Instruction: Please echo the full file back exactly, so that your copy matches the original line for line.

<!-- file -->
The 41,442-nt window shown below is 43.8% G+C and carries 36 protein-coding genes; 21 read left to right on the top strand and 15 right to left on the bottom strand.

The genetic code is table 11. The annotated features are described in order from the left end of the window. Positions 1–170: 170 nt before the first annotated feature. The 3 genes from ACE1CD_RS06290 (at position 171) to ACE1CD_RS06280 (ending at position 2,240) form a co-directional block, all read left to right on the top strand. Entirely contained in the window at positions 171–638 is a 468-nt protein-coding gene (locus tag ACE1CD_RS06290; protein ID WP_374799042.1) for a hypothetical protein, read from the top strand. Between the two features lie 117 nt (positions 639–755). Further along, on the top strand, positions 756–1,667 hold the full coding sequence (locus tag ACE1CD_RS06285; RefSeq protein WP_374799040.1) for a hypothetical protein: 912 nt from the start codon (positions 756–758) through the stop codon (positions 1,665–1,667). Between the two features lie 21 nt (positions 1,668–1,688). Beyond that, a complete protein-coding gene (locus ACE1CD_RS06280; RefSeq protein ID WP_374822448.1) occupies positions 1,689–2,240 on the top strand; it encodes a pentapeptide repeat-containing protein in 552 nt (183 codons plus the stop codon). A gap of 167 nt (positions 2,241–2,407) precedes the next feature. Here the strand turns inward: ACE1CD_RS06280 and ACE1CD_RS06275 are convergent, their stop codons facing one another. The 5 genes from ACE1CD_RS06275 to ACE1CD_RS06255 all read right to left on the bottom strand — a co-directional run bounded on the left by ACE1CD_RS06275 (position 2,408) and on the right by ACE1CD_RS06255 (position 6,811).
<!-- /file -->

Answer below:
The 41,442-nt window shown below is 43.8% G+C and carries 36 protein-coding genes; 21 read left to right on the top strand and 15 right to left on the bottom strand.

The genetic code is table 11. The annotated features are described in order from the left end of the window. Positions 1–170: 170 nt before the first annotated feature. The 3 genes from ACE1CD_RS06290 (at position 171) to ACE1CD_RS06280 (ending at position 2,240) form a co-directional block, all read left to right on the top strand. Entirely contained in the window at positions 171–638 is a 468-nt protein-coding gene (locus tag ACE1CD_RS06290; protein ID WP_374799042.1) for a hypothetical protein, read from the top strand. Between the two features lie 117 nt (positions 639–755). Further along, on the top strand, positions 756–1,667 hold the full coding sequence (locus tag ACE1CD_RS06285; RefSeq protein WP_374799040.1) for a hypothetical protein: 912 nt from the start codon (positions 756–758) through the stop codon (positions 1,665–1,667). Between the two features lie 21 nt (positions 1,668–1,688). Beyond that, a complete protein-coding gene (locus ACE1CD_RS06280; RefSeq protein ID WP_374822448.1) occupies positions 1,689–2,240 on the top strand; it encodes a pentapeptide repeat-containing protein in 552 nt (183 codons plus the stop codon). A gap of 167 nt (positions 2,241–2,407) precedes the next feature. Here the strand turns inward: ACE1CD_RS06280 and ACE1CD_RS06275 are convergent, their stop codons facing one another. The 5 genes from ACE1CD_RS06275 to ACE1CD_RS06255 all read right to left on the bottom strand — a co-directional run bounded on the left by ACE1CD_RS06275 (position 2,408) and on the right by ACE1CD_RS06255 (position 6,811).